The Reverend Tooth also paid meticulous attention to the church’s internal beautification by recreating a Renaissance atmosphere inside the building. At this time, changes were occurring in England as the middle class continued to prosper, bettering living and working conditions and opening new horizons through travel. The pre-Raphaelites and the Arts and Crafts movement became very much in vogue. Both often used medieval, romantic or folk decorative styles and themes. Over the next decade, after raising sufficient funds, the beautiful and unique internal decoration and furnishing of the building took place in a reflection of these two styles. This was largely the work of Bodley, who was influenced by William Morris, a poet, designer and social activist as well as a leading light in the Arts and Crafts movement. Bodley designed the wall stencilling, which was paid for by the English second-wave pre-Raphaelite artist John Roddam Spencer Stanhope (1828–1908) around 1893. This same design was later used by Bodley in the neo-gothic Holy Trinity Church. In 1892, Bodley had stayed with Spencer Stanhope, who had moved permanently to Florence in 1880 after buying a villa at Bellavista in 1873 to winter there because of his chronic asthma. The altar reredos painting is thought to be by C. Jeffreys, but Spencer Stanhope probably designed the complete structure, the elegant Renaissance-style gilt frame and the carved marble altar front, as well as choosing the subject for the painting and the marble carving.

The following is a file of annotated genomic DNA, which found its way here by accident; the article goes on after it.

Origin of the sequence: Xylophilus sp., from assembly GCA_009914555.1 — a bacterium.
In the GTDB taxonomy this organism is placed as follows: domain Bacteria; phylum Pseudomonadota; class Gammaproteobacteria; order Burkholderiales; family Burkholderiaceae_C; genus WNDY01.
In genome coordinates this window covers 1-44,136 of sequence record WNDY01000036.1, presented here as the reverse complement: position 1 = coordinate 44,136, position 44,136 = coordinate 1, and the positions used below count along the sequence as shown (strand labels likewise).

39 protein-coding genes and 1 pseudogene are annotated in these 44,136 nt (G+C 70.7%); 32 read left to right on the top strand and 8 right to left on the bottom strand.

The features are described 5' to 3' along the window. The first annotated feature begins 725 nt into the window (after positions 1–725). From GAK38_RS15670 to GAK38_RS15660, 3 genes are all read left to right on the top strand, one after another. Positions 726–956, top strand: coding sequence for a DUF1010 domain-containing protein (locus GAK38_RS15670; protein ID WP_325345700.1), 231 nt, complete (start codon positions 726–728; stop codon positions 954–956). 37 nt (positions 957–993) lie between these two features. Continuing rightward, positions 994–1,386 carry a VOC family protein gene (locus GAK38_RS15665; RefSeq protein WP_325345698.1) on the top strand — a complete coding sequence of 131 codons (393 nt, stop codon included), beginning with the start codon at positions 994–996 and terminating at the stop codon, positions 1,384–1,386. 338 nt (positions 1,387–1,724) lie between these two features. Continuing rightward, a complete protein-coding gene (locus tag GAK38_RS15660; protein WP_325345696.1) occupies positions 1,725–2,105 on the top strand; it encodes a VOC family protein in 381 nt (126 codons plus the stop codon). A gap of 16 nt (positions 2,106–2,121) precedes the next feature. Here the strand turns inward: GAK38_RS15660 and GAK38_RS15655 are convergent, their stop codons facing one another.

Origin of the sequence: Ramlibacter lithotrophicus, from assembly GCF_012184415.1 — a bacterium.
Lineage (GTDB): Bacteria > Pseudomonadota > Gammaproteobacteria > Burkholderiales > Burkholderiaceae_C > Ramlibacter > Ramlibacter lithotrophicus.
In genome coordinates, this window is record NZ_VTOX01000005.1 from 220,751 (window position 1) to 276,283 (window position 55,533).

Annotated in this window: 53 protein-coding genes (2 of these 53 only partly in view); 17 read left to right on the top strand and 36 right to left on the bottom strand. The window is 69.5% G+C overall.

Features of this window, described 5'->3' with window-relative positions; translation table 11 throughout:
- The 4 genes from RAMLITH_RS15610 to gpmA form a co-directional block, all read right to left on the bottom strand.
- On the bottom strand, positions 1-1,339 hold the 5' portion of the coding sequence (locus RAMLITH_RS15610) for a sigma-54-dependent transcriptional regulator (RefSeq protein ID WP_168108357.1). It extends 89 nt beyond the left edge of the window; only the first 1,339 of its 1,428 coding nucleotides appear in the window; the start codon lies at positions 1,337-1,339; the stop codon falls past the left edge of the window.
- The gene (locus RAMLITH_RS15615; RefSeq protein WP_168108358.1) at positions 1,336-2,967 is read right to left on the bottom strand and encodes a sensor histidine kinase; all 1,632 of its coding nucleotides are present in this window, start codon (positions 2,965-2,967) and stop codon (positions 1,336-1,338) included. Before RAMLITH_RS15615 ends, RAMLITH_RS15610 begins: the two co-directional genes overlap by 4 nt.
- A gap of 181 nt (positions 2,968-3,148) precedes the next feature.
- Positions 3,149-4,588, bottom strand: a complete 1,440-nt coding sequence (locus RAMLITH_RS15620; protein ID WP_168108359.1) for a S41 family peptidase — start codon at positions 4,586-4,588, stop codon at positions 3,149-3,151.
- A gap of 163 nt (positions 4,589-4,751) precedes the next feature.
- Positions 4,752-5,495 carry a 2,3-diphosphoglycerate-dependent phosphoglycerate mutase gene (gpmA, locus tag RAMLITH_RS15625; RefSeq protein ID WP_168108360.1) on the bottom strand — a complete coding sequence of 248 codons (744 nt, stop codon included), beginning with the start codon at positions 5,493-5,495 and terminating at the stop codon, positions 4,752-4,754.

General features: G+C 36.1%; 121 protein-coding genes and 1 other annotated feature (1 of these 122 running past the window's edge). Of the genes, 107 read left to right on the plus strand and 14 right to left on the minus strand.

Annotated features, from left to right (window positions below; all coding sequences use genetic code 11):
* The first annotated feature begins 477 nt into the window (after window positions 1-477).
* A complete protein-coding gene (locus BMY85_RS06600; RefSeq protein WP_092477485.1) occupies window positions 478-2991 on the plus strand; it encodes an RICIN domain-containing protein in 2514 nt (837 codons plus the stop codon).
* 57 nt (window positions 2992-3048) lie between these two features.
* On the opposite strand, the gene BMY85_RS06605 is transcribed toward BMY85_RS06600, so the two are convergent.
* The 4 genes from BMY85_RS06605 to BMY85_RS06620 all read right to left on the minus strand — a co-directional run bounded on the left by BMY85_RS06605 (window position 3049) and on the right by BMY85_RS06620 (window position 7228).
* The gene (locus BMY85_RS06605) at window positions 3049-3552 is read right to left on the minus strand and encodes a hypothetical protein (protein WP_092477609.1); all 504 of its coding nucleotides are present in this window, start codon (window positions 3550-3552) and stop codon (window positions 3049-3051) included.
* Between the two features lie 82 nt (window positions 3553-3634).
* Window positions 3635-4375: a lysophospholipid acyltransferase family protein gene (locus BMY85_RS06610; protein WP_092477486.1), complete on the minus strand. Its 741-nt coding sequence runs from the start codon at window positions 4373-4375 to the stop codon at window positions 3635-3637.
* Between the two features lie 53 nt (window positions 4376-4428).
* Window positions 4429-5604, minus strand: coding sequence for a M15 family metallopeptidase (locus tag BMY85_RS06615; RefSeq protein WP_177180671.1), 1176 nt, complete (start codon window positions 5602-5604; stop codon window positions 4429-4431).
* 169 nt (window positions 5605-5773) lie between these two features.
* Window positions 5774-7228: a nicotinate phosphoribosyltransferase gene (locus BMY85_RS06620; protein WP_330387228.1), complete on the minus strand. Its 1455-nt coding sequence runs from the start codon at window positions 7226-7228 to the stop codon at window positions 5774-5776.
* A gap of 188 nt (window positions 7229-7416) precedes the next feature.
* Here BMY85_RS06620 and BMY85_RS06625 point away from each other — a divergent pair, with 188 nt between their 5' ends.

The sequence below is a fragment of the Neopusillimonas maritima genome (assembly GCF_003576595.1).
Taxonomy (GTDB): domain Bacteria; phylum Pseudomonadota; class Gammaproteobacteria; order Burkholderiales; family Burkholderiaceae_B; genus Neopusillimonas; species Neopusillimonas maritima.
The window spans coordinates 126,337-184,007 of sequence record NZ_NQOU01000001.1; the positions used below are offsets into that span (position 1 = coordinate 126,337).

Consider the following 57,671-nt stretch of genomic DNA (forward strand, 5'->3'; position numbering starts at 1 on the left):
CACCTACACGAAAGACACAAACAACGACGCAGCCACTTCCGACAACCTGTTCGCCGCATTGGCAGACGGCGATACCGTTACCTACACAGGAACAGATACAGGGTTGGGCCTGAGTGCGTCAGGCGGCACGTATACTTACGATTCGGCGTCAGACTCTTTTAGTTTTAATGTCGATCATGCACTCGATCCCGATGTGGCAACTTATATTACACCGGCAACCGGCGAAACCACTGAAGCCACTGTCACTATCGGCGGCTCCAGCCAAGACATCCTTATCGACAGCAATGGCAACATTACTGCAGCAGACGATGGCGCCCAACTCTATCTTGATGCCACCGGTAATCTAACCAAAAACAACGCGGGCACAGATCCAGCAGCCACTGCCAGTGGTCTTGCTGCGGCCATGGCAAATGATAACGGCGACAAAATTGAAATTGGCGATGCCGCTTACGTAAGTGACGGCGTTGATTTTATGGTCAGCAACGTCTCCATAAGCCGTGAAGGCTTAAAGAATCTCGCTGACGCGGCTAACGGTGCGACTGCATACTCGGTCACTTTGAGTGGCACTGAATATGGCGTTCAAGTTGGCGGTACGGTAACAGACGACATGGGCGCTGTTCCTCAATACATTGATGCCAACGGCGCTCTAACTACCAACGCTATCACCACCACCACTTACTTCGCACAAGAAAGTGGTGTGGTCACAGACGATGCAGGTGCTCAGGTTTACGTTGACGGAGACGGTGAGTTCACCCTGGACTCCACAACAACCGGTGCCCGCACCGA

By 1906, the original St. Mark’s building proved too small for the growing congregation, so a church member, Thomas Brocklebank, bought the adjoining building and gifted it to the church. Over the next five years, it was used to build a lady chapel (now the organ vault), a sacristy, a bigger vestibule and extra apartments upstairs. By 1910, as the work progressed, it became evident that the slender columns in the church were not strong enough to bear the increasing weight, which resulted in them being replaced with the present somewhat cumbersome pillars.
Between 1939 and 1944, St. Mark’s was shut down, but left in the care of its custodian. Father Frederick Bailey, the chaplain, was arrested and interned for several months in 1944. On his release, he was allowed to return to England. With the arrival of the Allied troops, the church was reopened and services were held by a military chaplain. Father Bailey featured in Alex Preston’s 2014 novel, In Love and War, set in Tuscany.
In 1966, the flood struck Florence and the invading water rose nearly four feet inside the church, still evidenced by a dark stain on the marble font. The chaplain had time to save St. Mark’s most precious treasures, but the original English organ was damaged beyond repair. A new one was not inaugurated until 1970.
Jason Arkles’s statue of Saint Mark at St. Mark’s English Church, Florence
In 2008, the American sculptor Jason Arkles was commissioned to craft a statue of Saint Mark for the empty niche in the external façade.
Today, St. Mark’s continues its important ministry in addition to offering a generous cultural and social program to the congregation and friends coordinated by its Cultural Association. This includes Opera at St. Mark’s, concerts and recitals, a drama club, writers’ group, book club, yoga and other activities that everybody in the city is welcome to join.
Become a Friend of St. Mark’s
In celebration of its 140th anniversary, the Church is launching Friends of St Mark’s, a long-term fundraising initiative dedicated to keeping St Mark’s open and available to all for years to come.
All those who become a Friend will enjoy exclusive benefits such as the Friends’ Weekend, priority booking for events and more, whilst supporting a historic and vibrant community in the heart of Florence.
St Mark’s is a place for worship and quiet reflection, for creating music and art, and a place for the community, welcoming to all. To find out more, head to www.stmarksitaly.com or get in touch at email@example.com.